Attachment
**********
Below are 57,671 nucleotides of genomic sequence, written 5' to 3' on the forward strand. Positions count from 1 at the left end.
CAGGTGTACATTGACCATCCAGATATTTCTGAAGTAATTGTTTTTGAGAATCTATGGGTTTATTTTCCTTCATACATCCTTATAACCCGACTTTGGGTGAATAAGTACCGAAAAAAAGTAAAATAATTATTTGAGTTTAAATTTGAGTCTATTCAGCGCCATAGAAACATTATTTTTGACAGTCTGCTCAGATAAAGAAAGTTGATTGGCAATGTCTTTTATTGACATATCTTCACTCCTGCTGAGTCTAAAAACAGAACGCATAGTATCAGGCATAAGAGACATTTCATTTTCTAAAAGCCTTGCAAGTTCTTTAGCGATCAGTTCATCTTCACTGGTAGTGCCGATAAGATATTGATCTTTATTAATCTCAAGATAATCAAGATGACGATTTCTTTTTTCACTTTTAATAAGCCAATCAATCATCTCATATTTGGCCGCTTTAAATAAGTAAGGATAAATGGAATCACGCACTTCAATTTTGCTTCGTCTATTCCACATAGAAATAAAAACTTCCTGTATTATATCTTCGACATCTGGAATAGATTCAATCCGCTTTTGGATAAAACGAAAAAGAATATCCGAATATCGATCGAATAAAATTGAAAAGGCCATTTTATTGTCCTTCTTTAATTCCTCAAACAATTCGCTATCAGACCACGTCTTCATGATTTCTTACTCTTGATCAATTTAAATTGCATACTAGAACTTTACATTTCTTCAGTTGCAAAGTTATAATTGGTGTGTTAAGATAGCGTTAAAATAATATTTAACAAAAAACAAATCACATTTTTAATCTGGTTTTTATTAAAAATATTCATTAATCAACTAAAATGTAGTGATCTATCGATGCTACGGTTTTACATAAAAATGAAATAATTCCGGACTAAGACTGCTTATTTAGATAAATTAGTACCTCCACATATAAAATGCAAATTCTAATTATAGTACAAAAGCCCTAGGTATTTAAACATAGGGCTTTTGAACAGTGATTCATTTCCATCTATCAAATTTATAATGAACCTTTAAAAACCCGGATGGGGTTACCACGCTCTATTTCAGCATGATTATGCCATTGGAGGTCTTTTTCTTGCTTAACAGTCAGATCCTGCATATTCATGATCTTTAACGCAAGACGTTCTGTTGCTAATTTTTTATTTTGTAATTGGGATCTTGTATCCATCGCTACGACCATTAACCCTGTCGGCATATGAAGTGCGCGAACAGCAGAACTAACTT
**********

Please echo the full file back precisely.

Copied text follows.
Below are 57,671 nucleotides of genomic sequence, written 5' to 3' on the forward strand. Positions count from 1 at the left end.
CAGGTGTACATTGACCATCCAGATATTTCTGAAGTAATTGTTTTTGAGAATCTATGGGTTTATTTTCCTTCATACATCCTTATAACCCGACTTTGGGTGAATAAGTACCGAAAAAAAGTAAAATAATTATTTGAGTTTAAATTTGAGTCTATTCAGCGCCATAGAAACATTATTTTTGACAGTCTGCTCAGATAAAGAAAGTTGATTGGCAATGTCTTTTATTGACATATCTTCACTCCTGCTGAGTCTAAAAACAGAACGCATAGTATCAGGCATAAGAGACATTTCATTTTCTAAAAGCCTTGCAAGTTCTTTAGCGATCAGTTCATCTTCACTGGTAGTGCCGATAAGATATTGATCTTTATTAATCTCAAGATAATCAAGATGACGATTTCTTTTTTCACTTTTAATAAGCCAATCAATCATCTCATATTTGGCCGCTTTAAATAAGTAAGGATAAATGGAATCACGCACTTCAATTTTGCTTCGTCTATTCCACATAGAAATAAAAACTTCCTGTATTATATCTTCGACATCTGGAATAGATTCAATCCGCTTTTGGATAAAACGAAAAAGAATATCCGAATATCGATCGAATAAAATTGAAAAGGCCATTTTATTGTCCTTCTTTAATTCCTCAAACAATTCGCTATCAGACCACGTCTTCATGATTTCTTACTCTTGATCAATTTAAATTGCATACTAGAACTTTACATTTCTTCAGTTGCAAAGTTATAATTGGTGTGTTAAGATAGCGTTAAAATAATATTTAACAAAAAACAAATCACATTTTTAATCTGGTTTTTATTAAAAATATTCATTAATCAACTAAAATGTAGTGATCTATCGATGCTACGGTTTTACATAAAAATGAAATAATTCCGGACTAAGACTGCTTATTTAGATAAATTAGTACCTCCACATATAAAATGCAAATTCTAATTATAGTACAAAAGCCCTAGGTATTTAAACATAGGGCTTTTGAACAGTGATTCATTTCCATCTATCAAATTTATAATGAACCTTTAAAAACCCGGATGGGGTTACCACGCTCTATTTCAGCATGATTATGCCATTGGAGGTCTTTTTCTTGCTTAACAGTCAGATCCTGCATATTCATGATCTTTAACGCAAGACGTTCTGTTGCTAATTTTTTATTTTGTAATTGGGATCTTGTATCCATCGCTACGACCATTAACCCTGTCGGCATATGAAGTGCGCGAACAGCAGAACTAACTT